A hard but mediocre cop is assigned to escort a prostitute into custody from Las Vegas to Phoenix, so that she can testify in a mob trial. But a lot of people are literally betting that they won't make it into town alive.
As the film opens on an Oklahoma farm during the depression, two simultaneous visitors literally hit the Wagoneer home: a ruinous dust storm and a convertible crazily driven by Red, the ... See full summary »
1983. Tom Highway is a well-decorated career military man in the United States Marine Corps, he who has seen action in Korea and Vietnam. His current rank is Gunnery Sergeant. His experiences have led him to become an opinionated, no nonsense man, who is prone to bursts of violence, especially when he's drunk, if the situation does not suit him, regardless of the specifics or people involved. Because of these actions, he has spent his fair share of overnighters behind bars. Close to retirement, one of his last assignments, one he requested, is back at his old unit at Cherry Point, North Carolina, from where he was transferred for insubordination. He is to train a reconnaissance platoon. His superior officer, the much younger and combat inexperienced Major Malcolm Powers, sees Highway as a relic of an old styled military. Highway's commanding officer, Lieutenant Ring, the platoon leader, is also a younger man who has no combat experience, but is academically inclined and happy-go-lucky... Written by
Clint Eastwood is Gunnery Sergeant Tom Highway, career Marine and combat veteran. He is a man whose life has been defined by war. Korea and Vietnam taught him how to survive. He won the Congressional Medal of Honor but found public apathy and military bureaucracy. He is a hard-drinking loner but he's trying to reorganize his life and understand the woman he loves. He is a traditionalist who has to shape up his ragtag troops and he'll get the job done. His integrity is unwavering. His past is Heartbreak Ridge. He is ready for another battlefield and his finest hour. It will come. See more »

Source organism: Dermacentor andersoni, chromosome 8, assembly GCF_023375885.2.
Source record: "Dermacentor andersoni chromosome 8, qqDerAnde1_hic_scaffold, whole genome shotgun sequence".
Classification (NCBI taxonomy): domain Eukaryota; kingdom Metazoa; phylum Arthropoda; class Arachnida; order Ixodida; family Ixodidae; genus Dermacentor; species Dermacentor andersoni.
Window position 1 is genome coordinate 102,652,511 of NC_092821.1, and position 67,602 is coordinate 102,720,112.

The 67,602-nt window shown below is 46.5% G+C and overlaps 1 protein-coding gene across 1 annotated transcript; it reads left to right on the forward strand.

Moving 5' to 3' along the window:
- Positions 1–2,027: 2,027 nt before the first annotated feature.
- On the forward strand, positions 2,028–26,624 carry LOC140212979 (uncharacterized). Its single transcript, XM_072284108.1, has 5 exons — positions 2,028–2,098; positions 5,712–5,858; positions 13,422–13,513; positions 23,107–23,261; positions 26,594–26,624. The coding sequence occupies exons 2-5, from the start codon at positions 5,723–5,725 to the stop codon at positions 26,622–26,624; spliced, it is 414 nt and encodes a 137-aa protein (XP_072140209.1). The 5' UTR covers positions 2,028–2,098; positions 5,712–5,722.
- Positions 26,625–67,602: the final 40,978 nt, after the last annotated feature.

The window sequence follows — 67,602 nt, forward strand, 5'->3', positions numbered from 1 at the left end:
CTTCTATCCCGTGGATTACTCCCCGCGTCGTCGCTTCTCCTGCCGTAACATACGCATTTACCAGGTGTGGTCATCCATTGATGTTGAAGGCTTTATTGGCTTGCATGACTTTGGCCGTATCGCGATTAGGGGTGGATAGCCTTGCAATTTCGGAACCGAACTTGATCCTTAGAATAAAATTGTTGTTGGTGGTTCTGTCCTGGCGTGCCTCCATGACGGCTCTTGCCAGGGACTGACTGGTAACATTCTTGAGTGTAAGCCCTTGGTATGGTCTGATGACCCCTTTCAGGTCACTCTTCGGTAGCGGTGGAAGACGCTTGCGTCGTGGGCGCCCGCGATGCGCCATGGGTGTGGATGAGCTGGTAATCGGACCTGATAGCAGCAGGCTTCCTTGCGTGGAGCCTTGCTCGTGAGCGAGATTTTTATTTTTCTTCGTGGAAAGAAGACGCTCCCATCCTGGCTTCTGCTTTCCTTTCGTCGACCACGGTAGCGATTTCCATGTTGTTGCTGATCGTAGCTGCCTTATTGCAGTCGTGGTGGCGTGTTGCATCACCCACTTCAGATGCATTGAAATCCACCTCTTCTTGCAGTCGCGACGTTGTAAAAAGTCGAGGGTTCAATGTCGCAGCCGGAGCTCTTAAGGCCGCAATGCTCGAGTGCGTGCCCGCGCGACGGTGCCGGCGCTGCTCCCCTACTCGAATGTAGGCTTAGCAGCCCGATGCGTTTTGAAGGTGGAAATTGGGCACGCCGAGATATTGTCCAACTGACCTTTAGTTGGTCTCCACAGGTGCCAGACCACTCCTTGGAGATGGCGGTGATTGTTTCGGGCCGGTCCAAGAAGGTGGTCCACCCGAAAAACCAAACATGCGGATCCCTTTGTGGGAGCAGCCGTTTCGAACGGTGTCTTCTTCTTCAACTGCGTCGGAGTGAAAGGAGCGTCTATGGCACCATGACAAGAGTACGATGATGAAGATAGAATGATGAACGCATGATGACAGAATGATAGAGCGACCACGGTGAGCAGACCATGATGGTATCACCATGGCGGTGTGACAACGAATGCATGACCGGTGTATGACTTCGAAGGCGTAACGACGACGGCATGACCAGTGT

The scene where GySgt Highway 1st meets his platoon is filmed in the real quonset huts of A Co., 1st Recon Bn, at Camp Talega on board Camp Pendleton. When Clint Eastwood throws the radio, Recon Marines from A Co, Todd Selner (standing blond) and Andrew Schneider (reading playboy) are in the background. See more »
In several instances, the unit to which GySgt Highway is assigned is referred to as "Recon Platoon". If the unit is, indeed, 2d Reconnaissance Battalion as is assumed, there would be no "Recon Platoon". The entire battalion is "Recon". It is possible that the actual goof is in his assignment to 2d Reconnaissance Battalion. With the way the movie is written, it would make more sense for him to be assigned to the reconnaissance platoon of a Marine Corps infantry battalion, hence the rivalry with the apparently conventional 1st Platoon. See more »
Clint Eastwood is at his best in the role of "Gunny Highway." This is mostly a really excellent flick about patriotic values, military camaraderie and old grizzled military veterans. Gunny Highway comes across as the exact fellow you would want covering your ass in any tough situation you could possibly imagine. And Eastwood plays him perfectly with steely resolve, devotion, humor and a healthy touch of irreverence. Its great to see the transformation of Highway's squad, as well as the final moment of judgment for the totally hateful, obnoxious and bureaucratic Maj. Powers. (Oh, if only such b*****ds would get their deserved comeuppance in real life in such a manner, what a beautiful world it would be!)
The only real fault is the attempt to compare a minor police action in Grenada with Vietnam and Korea, "I guess we're not 0, 1 and 1 anymore." I mean, give me a break, Korea and Vietnam went on for years and killed millions! Grenada involved a couple of hundred casualties over a couple of days. Please! But I suppose in 1986 the American people were desperate for some kind of heroes. Its just that that kind of jingoism would have been much more appropriate after Desert Storm than Grenada. That being said, its still a very good movie with a fundamental message about values, loyalty and comradeship that we could easily have more of these days, besides, Clint is just great!
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